In 2015's "The Long-Term Oil Play" I noted, off-the-cuff, some of the things that we think about:
Some of the easily identifiable considerations to plug into your model are the depressive effects of slowing population growth and international agreements to use force to further the stranded assets argument, the inflationary effects of a reduction in the total resource and more particularly in the lower cost plays and the could-go-either-way interplay of price and regulation in the development of alternative transportation and whether Saudi Arabia asks Pakistan to lend them 60-70 nukes until their domestic nuclear development program gets going.Al Gore tried to frame it as analogous to the sub-prime bubble but no one is really listening to him anymore.
Then there are the unknown unknowns....
Right now we give more weight to electric vehicles displacing some percentage of internal combustion engines as a driver of oil prices, rather than the political keep-it-in-the-ground stuff, but don't think either will be a big factor over five years.
(despite Nissan's forecast that 20% of year 2020 car sales in Europe will be electric)
There are some folks who say the Saudis started the 2014 price war because they know the UN (or some international body) won't allow them to pump after, say, 2025 and the Kingdom decided it's better to get something for the goo right now than nothing down the road.
That story ignores the fact that the highest value for oil in the long run is probably as petrochemical feedstock where it doesn't get burned at all.
So who knows.
Here are some more considerations from David Keohane at FT Alphaville:
Saudi Aramco, a race to the bottom?
It’s a theory at least, courtesy of a new Bernstein long read on the reported listing of 5 per cent of the state owned oil and gas giant by 2018.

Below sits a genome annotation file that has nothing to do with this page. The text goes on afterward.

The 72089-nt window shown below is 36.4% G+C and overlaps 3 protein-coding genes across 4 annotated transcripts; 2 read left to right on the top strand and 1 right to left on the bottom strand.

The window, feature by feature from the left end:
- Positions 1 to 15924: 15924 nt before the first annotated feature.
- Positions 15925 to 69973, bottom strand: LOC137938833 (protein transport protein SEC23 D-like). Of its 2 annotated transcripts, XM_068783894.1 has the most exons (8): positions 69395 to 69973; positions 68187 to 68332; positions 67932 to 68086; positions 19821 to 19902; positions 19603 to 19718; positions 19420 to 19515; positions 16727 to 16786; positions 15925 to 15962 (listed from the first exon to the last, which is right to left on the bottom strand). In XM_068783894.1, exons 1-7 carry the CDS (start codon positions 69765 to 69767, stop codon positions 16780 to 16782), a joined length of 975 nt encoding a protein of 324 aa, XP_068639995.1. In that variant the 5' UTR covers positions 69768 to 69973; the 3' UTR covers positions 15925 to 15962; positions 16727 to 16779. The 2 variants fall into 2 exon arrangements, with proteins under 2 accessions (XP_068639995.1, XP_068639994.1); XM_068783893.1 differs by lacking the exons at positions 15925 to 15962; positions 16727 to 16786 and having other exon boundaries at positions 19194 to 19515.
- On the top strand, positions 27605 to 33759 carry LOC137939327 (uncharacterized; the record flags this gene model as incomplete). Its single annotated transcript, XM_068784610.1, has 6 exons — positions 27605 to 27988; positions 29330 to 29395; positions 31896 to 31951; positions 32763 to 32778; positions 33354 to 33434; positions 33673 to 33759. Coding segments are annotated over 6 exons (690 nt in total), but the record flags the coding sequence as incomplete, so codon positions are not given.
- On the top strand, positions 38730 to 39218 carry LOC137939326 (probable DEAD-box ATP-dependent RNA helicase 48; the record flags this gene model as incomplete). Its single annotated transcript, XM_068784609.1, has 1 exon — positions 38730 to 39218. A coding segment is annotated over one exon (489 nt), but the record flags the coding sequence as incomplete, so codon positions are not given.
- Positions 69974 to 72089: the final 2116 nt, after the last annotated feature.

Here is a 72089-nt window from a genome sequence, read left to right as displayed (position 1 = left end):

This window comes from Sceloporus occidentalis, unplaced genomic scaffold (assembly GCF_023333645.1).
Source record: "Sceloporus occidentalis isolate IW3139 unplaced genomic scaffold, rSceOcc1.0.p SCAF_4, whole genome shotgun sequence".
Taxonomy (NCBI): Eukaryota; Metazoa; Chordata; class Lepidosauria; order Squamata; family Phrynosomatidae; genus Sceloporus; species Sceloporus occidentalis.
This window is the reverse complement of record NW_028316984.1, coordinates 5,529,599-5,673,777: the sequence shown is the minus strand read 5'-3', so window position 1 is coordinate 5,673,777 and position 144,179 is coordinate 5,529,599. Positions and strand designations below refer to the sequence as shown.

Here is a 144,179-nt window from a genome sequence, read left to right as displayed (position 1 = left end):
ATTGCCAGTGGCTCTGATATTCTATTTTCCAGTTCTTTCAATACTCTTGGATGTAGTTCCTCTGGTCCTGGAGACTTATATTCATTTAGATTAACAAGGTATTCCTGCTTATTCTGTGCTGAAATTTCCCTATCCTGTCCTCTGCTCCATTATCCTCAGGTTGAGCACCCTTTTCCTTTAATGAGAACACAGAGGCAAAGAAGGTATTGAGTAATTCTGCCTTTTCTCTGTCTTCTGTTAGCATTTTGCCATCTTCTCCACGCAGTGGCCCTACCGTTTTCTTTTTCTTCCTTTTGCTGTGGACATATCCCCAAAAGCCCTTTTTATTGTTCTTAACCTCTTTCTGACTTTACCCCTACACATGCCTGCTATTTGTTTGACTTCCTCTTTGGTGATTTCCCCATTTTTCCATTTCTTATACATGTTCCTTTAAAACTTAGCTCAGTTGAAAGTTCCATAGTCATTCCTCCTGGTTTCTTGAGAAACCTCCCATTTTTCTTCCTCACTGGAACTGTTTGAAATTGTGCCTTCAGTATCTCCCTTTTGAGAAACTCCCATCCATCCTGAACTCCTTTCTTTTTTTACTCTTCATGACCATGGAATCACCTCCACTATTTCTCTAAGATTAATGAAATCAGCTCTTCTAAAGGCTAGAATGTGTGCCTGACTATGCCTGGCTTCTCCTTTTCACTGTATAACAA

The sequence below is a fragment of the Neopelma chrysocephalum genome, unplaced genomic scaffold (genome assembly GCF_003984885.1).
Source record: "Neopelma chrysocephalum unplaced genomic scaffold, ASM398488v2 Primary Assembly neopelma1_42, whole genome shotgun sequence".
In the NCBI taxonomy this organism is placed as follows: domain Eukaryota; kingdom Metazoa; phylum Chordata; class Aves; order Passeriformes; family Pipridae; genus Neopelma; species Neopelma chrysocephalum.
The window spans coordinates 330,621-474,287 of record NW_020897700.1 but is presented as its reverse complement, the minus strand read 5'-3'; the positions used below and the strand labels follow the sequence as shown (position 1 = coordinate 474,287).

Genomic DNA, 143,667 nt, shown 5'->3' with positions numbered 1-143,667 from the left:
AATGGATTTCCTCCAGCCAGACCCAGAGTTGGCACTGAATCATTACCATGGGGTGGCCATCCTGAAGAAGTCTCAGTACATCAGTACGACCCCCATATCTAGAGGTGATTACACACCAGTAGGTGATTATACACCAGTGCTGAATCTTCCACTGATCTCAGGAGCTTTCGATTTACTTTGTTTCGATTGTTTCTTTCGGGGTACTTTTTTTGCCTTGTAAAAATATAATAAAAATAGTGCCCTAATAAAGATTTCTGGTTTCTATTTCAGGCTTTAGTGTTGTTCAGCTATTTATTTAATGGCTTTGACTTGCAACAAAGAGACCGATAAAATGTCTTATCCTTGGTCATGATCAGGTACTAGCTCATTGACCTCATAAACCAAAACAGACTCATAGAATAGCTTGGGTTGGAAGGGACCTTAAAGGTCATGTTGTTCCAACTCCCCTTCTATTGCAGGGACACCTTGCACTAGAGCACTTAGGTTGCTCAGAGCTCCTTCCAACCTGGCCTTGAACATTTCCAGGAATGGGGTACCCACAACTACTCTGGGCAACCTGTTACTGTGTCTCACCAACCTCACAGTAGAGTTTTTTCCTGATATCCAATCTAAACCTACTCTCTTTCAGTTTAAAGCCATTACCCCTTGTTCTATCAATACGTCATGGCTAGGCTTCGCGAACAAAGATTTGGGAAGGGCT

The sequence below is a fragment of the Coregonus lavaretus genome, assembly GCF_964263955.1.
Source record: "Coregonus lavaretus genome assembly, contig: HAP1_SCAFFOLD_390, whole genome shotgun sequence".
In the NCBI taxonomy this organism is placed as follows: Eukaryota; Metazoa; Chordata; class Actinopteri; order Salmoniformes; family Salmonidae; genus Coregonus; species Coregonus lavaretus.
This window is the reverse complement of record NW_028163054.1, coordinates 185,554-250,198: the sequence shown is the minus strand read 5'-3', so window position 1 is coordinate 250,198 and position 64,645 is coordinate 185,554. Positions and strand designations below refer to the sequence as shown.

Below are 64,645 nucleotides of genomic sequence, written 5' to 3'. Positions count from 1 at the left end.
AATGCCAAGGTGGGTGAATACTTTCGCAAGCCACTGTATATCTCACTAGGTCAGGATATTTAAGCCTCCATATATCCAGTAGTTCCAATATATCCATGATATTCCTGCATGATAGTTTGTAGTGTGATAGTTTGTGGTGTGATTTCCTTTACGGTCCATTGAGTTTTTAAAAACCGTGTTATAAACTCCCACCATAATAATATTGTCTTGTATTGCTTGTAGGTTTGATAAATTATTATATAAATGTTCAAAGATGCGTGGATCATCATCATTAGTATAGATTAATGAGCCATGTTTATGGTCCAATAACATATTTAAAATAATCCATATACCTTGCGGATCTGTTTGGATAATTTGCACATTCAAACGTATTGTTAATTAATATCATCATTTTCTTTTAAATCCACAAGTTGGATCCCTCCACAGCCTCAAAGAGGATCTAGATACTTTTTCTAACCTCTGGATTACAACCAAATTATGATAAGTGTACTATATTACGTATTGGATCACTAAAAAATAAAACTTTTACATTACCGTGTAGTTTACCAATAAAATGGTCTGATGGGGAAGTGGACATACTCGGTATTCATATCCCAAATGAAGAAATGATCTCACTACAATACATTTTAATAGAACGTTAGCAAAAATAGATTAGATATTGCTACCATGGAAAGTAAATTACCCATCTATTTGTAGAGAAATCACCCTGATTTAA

The final highlighted bit being the point, with the question being “why now?”:
Often the simplest explanation is the most likely to be correct. With Saudi running a significant budget deficit, the listing of Aramco is one way to plug a gap in government finances. More broadly the listing of Aramco could be an example to other state owned firms, as Saudi reaches its ‘Thatcher’ moment in seeking to privatize state owned companies to increase efficiency as part of their plan to move beyond oil. The problem for oil markets is that privatized state companies tend to grow more quickly following privatization. Perhaps Aramco’s growth will be focused on refining and natural gas, but it is possible that Saudi have also realized that demand is likely to run out before supply and it makes more sense to deplete their own reserves ahead of others. While this is pure conjecture at this point, it could have bearish implications for oil markets. In the near term however, Saudi will not want to list Aramco at a low oil price. In the run up to 2018, we expect that Saudi will do everything in its power to ensure oil markets remain balanced and prices stable. This could be positive near term for oil equities.If that last theory is correct, it’s a solid end of the oil age gambit that is based in part on an eventual race to produce kicking in.
Venezuela is another that might want to start mulling such an outcome, even if, as Bernstein suggest, Occam’s razor points to a budgetary hole that needs filling as the probable reason for the planned listing. Still, assumption heavy as it is, this kind of chart is worth keeping in mind: